Senators want high schools to offer two math curricula
Posted June 8, 2016
Updated June 9, 2016
Raleigh, N.C. — Students would be able to choose between two high school math routes, one based in a "traditional" curriculum and the other a new "integrated" course of study, under a bill that cleared the Senate Education Committee on Wednesday.
The version of House Bill 657 that was approved in a voice vote was something of a rollback from the draft that committee members debated last week. That earlier bill would have required school systems to do away with the new integrated math course in favor of a course of study that proceeded from Algebra I to Geometry to Algebra II.
During last week's meeting, Sen. Jerry Tillman, R-Randolph, a former high school principal, blasted the new course of study as nonsensical. On Wednesday, he took a more conciliatory tone.
"This bill says we recognize that Math 1, 2 and 3 has some great advantages," Tillman said.
That's especially so for what he called "high-flying" students. But students less adept at math, he said, would benefit from a more traditional model.
Schools would have a year to make plans for the dual course of math study.
Tillman's original bill sparked objections from school districts and the Department of Public Instruction, which said it would make for a chaotic transition back to the old model of study. They said that the new course of study effectively blends concepts such as statistics and engineering math with more traditional math concepts in a way that new standardized tests, colleges and employers demand.
Both opponents and proponents of Tillman's original bill packed the committee room Wednesday, but few outside the committee were given a chance to review the new math bill in advance of the meeting, and the changes did not mollify opponents.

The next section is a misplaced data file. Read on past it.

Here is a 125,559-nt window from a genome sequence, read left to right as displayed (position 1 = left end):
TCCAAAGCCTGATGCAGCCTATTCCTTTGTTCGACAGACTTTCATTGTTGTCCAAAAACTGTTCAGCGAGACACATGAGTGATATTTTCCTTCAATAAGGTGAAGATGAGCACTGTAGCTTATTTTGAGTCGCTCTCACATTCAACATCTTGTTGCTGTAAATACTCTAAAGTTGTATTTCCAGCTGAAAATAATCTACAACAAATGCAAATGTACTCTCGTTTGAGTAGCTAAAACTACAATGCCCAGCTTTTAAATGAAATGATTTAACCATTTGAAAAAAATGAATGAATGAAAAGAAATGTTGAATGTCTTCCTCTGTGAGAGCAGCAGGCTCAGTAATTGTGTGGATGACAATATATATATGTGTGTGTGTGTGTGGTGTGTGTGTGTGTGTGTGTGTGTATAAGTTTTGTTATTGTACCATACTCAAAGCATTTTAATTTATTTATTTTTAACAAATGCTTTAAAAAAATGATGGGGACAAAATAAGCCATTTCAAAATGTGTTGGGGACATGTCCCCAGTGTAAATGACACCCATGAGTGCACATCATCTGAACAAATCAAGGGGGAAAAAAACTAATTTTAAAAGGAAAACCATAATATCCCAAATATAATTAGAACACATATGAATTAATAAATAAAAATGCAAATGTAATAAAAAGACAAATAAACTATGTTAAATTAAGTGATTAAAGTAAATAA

Teachers who spoke to the committee said that requiring high schools to offer two courses of study would be equally problematic. Allowing students to choose their path could create imbalanced classes if more students choose one path than the other, and already hard-to-find math teachers could be discouraged by being forced to teach on two distinct tracks, they said.
"For me, it's about the kids," said Wendy Bartlett, a math teacher at Parkland High School in Winston-Salem.
The integrated curriculum, she said, "is the best way to teach kids to be mathematical thinkers for 21st-century jobs."
Students, Bartlett said, need to learn how to tie math concepts together in order to solve real-world problems.
The blended math standards are closely associated with the state's adoption of Common Core, a national set of teaching standards that have sparked anger and suspicion, particularly among political conservatives. Tillman's compromise measure disappointed some on the committee.
"I'm a little disappointed," Sen. Bill Cook, R-Beaufort, said. "We've been trying to get rid of Common Core for four years, and we're still not there."
Sen. Chad Barefoot, R-Wake, the committee chairman, said that lawmakers are trying to move "in a more thoughtful way" rather than require a lot of change quickly as happened with Common Core.
"We flipped the light switch in North Carolina and turned math into a dark place," Barefoot said. "Now, we're trying to bring some light back to it."